Other companies--the New York Times Co., the Washington Post Co., McClatchy, Media General, Dow Jones among them--have it both ways. They enjoy the benefits of public ownership and the relative protection of private control, thanks to their two-tier stock structures. Typically, one set of shares trades on the public market, providing the companies with a ready currency for acquisitions and an inexpensive source of capital. A second set of shares is closely held by the founding families. Although these shares don't trade, they hold special voting rights that give insiders control over every important corporate decision.
This structure provides a fortress-like defense against an unwanted suitor. In 1988, during a quixotic attempt to take over Media General (parent of the Richmond Times-Dispatch), media mogul Burt Sugarman went to court to overturn the Bryan family's control of the company's voting stock. Sugarman lost, and no one has attempted a similar maneuver since.
Instead, all of the major newspaper sales of the past decade have been friendly deals orchestrated by the sellers--not out of financial desperation but to take advantage of rapidly escalating valuations for newspaper assets or to settle intra-family business disputes. The New York Times Co. acquired the Boston Globe for $1 billion in 1993 after the family controlling the Globe voted to cash out. In 1995, Gannett paid $2.3 billion for Multimedia Inc., which owned 11 daily papers and 49 nondailies, after a five-month auction. Tribune Co. paid $8 billion last year to acquire Times Mirror, publisher of the Los Angeles Times and Baltimore Sun, among others, in a deal that had the assent of members of Times Mirror's founding family, the Chandlers. Thomson Corp. sold almost all of its newspaper holdings last year as part of a strategic shift to electronic businesses.
Knight Ridder, like Gannett and Tribune, is among the handful of major newspaper companies that don't have the protection of significant family ownership or two tiers of stock.
But Knight Ridder's independence isn't really an issue these days. In May, the company's stock was selling in the middle of its
52-week range, and shareholders don't seem particularly unhappy with the company's performance. "We're not sitting around waiting to be taken over," says Lee Ann Schlatter, Knight Ridder's director of corporate communications. "There's not any imminent threat that I'm aware of."
Merrill Lynch analyst Lauren Rich Fine says that Knight Ridder has never had a discussion with the firm about the threat of a takeover. She says the company might be more concerned about internal pressure from shareholders who think the stock should be performing better.
"I think what Tony's telling you is that if he doesn't keep the fundamentals where they should be, shareholders will demand that he sell the company," says Fine.
Ridder, who declined to be interviewed for this article, knows how difficult it can be to buy a newspaper from an unwilling party. At the same time in April that Knight Ridder was marking some of its 22,000 workers for pink slips, Ridder was being rebuffed in his effort to buy the 51 percent of the Seattle Times that his company doesn't already own. The Blethen family, which has owned a majority of the paper for the past four generations, spurned a $750 million offer from Knight Ridder last year, Publisher Frank Blethen told the Seattle Post-Intelligencer recently. Informed that Ridder was still optimistic about buying the paper, Blethen replied, "They must smoke some real interesting stuff in [Knight Ridder's] corporate offices in San Jose. We have no interest at $750 [million] or any other number, but I'd be interested to see how high they're willing to go."
From the newsroom's perspective, a new owner doesn't automatically bring cuts and layoffs. In fact, layoffs appear to be a permanent feature of the business, no matter, with a few exceptions, who owns the paper--and no matter the business climate. Unlike a factory that hires workers back when demand picks up, newspapers don't appear to staff back up in good times, government figures indicate. For example, in January 1991, the peak of the last major recession, total newspaper employment averaged nearly 468,000 workers, according to the Bureau of Labor Statistics. Two years later, with the economy recovering, newspaper employment hadn't; by then, the newspaper workforce had dropped to 449,200. By the beginning of 1999, after nearly a decade-long boom in the industry, the figure was still lower, 440,400.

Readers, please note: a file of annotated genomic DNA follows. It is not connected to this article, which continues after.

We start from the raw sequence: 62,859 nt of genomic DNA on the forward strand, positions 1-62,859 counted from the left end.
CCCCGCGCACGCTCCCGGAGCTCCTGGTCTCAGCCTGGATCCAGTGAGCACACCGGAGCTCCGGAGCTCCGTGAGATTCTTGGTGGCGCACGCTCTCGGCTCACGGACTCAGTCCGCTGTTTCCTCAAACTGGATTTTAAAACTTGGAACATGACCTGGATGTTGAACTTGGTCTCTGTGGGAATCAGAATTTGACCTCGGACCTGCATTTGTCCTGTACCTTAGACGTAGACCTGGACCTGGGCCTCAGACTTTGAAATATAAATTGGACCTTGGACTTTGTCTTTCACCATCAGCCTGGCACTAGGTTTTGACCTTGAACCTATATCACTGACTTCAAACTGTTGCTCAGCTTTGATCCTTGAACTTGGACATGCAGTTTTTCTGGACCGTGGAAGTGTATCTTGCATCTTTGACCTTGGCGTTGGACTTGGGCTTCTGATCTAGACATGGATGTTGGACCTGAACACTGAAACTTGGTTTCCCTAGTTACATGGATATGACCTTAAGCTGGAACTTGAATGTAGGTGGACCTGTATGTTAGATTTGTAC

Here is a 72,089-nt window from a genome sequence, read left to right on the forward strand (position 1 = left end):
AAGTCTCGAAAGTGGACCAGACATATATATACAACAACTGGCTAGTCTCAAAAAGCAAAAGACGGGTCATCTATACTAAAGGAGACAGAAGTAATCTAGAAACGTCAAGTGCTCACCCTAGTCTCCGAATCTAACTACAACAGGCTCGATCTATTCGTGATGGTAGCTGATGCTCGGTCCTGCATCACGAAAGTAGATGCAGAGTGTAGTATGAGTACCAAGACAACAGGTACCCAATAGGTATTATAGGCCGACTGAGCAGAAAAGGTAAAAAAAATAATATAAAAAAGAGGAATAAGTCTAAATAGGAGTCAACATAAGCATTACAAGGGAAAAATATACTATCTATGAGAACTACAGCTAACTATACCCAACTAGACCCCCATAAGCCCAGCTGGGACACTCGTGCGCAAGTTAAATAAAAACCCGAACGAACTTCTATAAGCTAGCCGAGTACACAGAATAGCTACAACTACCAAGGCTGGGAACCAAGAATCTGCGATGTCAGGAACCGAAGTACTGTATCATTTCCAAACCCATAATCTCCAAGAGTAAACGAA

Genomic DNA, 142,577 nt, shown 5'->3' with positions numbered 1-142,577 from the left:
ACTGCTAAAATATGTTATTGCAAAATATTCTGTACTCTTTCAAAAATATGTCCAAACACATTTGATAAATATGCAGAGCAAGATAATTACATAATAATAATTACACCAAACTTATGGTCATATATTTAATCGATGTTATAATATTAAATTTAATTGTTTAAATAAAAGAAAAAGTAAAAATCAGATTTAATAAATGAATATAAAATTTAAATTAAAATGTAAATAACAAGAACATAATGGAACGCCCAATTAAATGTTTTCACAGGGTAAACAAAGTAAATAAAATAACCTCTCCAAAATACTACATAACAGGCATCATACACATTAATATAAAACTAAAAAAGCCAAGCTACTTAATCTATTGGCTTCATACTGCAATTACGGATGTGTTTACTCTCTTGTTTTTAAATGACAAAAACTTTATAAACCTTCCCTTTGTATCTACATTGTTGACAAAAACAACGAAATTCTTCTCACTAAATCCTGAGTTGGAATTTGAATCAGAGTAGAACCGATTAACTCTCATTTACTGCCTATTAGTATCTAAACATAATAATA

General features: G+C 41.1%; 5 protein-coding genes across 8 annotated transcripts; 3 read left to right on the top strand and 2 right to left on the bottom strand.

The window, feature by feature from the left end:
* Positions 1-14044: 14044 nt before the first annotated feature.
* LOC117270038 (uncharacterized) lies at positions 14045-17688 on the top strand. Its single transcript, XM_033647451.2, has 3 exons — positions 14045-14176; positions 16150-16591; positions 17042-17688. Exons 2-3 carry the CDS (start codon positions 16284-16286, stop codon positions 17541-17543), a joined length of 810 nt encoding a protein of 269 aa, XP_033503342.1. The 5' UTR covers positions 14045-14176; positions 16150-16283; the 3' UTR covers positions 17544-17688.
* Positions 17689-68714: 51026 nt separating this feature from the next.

The BLS predicts that the downward trend will continue into the current decade, with industrywide employment falling to 396,000 by 2006.
Some of the industry's disappearing jobs are a result of the failure or merger of daily papers (the total number of daily and Sunday papers declined by 3.4 percent between 1990 and 1999, according to the Newspaper Association of America). Some of it might even be attributable to new technologies, such as better presses, that require less manpower.
But the falling investment in people overall is ominous to observers such as Stephen Lacy, a journalism professor at Michigan State University. Lacy studied the decline of the Thomson newspaper chain during the 1980s and was able to draw a statistical relationship among newsroom budgets, profit margins and circulation. His conclusion may confirm what every journalist believes: Quality not only costs, but it sells, too. Thomson's papers had admirably high profits during this period, Lacy found, but readers gradually began to desert the papers due to their low quality, as measured by the investment in newsroom resources.
"Quality is a function of those resources," says Lacy. "Resources mean journalists. More is not always better; five of the right journalists might be better than 10 bad ones. But overall, adding to the newsroom budget adds to the overall quality of the newsroom" and keeps readers reading.
Lacy says newspaper readers are a less homogenous group than ever before, and reaching them with news of interest costs more. He looks on the industry's current round of cost cutting as tantamount to slow-motion suicide. "The problem may be that increasingly during these down cycles, when the newsroom gets hit, the readers you lose won't come back during the next 'up' cycle," he says. "The question is, are newspapers meeting their short-term [profit] goals by sacrificing their long-term futures?"
A takeover shark, as Tony Ridder once said, might not have quality journalism uppermost in mind. But in the newspaper business these days, the sharks may be the least of the problem.